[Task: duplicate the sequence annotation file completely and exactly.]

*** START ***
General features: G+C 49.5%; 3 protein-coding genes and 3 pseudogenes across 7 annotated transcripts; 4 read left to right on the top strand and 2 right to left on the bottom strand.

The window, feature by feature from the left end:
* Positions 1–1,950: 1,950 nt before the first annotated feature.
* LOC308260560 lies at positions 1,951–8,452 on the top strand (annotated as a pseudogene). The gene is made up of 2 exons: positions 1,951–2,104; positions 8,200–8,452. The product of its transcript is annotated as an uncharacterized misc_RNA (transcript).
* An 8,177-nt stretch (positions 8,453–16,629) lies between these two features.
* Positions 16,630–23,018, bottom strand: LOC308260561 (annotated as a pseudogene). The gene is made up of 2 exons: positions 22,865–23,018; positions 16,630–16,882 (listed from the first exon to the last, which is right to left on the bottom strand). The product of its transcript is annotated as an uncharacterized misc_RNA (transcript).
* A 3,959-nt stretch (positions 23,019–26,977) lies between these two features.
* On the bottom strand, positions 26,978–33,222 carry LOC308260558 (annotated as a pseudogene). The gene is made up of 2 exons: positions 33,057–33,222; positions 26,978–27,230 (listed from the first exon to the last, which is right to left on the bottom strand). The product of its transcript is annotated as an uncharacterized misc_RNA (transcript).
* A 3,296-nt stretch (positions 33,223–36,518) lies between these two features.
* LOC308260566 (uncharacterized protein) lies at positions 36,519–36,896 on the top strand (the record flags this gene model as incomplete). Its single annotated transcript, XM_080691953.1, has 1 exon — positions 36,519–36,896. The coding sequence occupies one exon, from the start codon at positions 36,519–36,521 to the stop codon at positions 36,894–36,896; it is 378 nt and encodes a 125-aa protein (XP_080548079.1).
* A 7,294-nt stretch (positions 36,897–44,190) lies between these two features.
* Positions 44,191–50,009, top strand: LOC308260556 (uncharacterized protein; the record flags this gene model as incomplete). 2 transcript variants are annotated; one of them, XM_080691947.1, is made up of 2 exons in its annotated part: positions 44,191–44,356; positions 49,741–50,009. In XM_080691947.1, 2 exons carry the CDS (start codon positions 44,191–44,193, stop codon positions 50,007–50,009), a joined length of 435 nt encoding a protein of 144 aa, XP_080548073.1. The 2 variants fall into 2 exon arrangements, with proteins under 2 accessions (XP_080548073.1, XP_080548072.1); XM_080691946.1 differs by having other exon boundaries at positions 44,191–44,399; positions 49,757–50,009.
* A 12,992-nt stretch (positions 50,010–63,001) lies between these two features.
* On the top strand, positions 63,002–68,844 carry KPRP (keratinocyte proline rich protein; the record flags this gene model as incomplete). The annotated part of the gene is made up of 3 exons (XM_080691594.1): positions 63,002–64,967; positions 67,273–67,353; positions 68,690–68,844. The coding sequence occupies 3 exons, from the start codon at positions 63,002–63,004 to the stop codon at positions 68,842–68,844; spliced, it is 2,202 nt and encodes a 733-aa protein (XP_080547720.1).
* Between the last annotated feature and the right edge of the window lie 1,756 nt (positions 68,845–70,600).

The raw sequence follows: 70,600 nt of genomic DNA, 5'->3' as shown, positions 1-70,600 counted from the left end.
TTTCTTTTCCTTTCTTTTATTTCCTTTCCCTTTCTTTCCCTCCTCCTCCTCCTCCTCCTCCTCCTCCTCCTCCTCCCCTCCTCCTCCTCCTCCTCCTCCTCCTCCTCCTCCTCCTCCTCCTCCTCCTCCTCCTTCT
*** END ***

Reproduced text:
General features: G+C 49.5%; 3 protein-coding genes and 3 pseudogenes across 7 annotated transcripts; 4 read left to right on the top strand and 2 right to left on the bottom strand.

The window, feature by feature from the left end:
* Positions 1–1,950: 1,950 nt before the first annotated feature.
* LOC308260560 lies at positions 1,951–8,452 on the top strand (annotated as a pseudogene). The gene is made up of 2 exons: positions 1,951–2,104; positions 8,200–8,452. The product of its transcript is annotated as an uncharacterized misc_RNA (transcript).
* An 8,177-nt stretch (positions 8,453–16,629) lies between these two features.
* Positions 16,630–23,018, bottom strand: LOC308260561 (annotated as a pseudogene). The gene is made up of 2 exons: positions 22,865–23,018; positions 16,630–16,882 (listed from the first exon to the last, which is right to left on the bottom strand). The product of its transcript is annotated as an uncharacterized misc_RNA (transcript).
* A 3,959-nt stretch (positions 23,019–26,977) lies between these two features.
* On the bottom strand, positions 26,978–33,222 carry LOC308260558 (annotated as a pseudogene). The gene is made up of 2 exons: positions 33,057–33,222; positions 26,978–27,230 (listed from the first exon to the last, which is right to left on the bottom strand). The product of its transcript is annotated as an uncharacterized misc_RNA (transcript).
* A 3,296-nt stretch (positions 33,223–36,518) lies between these two features.
* LOC308260566 (uncharacterized protein) lies at positions 36,519–36,896 on the top strand (the record flags this gene model as incomplete). Its single annotated transcript, XM_080691953.1, has 1 exon — positions 36,519–36,896. The coding sequence occupies one exon, from the start codon at positions 36,519–36,521 to the stop codon at positions 36,894–36,896; it is 378 nt and encodes a 125-aa protein (XP_080548079.1).
* A 7,294-nt stretch (positions 36,897–44,190) lies between these two features.
* Positions 44,191–50,009, top strand: LOC308260556 (uncharacterized protein; the record flags this gene model as incomplete). 2 transcript variants are annotated; one of them, XM_080691947.1, is made up of 2 exons in its annotated part: positions 44,191–44,356; positions 49,741–50,009. In XM_080691947.1, 2 exons carry the CDS (start codon positions 44,191–44,193, stop codon positions 50,007–50,009), a joined length of 435 nt encoding a protein of 144 aa, XP_080548073.1. The 2 variants fall into 2 exon arrangements, with proteins under 2 accessions (XP_080548073.1, XP_080548072.1); XM_080691946.1 differs by having other exon boundaries at positions 44,191–44,399; positions 49,757–50,009.
* A 12,992-nt stretch (positions 50,010–63,001) lies between these two features.
* On the top strand, positions 63,002–68,844 carry KPRP (keratinocyte proline rich protein; the record flags this gene model as incomplete). The annotated part of the gene is made up of 3 exons (XM_080691594.1): positions 63,002–64,967; positions 67,273–67,353; positions 68,690–68,844. The coding sequence occupies 3 exons, from the start codon at positions 63,002–63,004 to the stop codon at positions 68,842–68,844; spliced, it is 2,202 nt and encodes a 733-aa protein (XP_080547720.1).
* Between the last annotated feature and the right edge of the window lie 1,756 nt (positions 68,845–70,600).

The raw sequence follows: 70,600 nt of genomic DNA, 5'->3' as shown, positions 1-70,600 counted from the left end.
TTTCTTTTCCTTTCTTTTATTTCCTTTCCCTTTCTTTCCCTCCTCCTCCTCCTCCTCCTCCTCCTCCTCCTCCTCCCCTCCTCCTCCTCCTCCTCCTCCTCCTCCTCCTCCTCCTCCTCCTCCTCCTCCTCCTTCT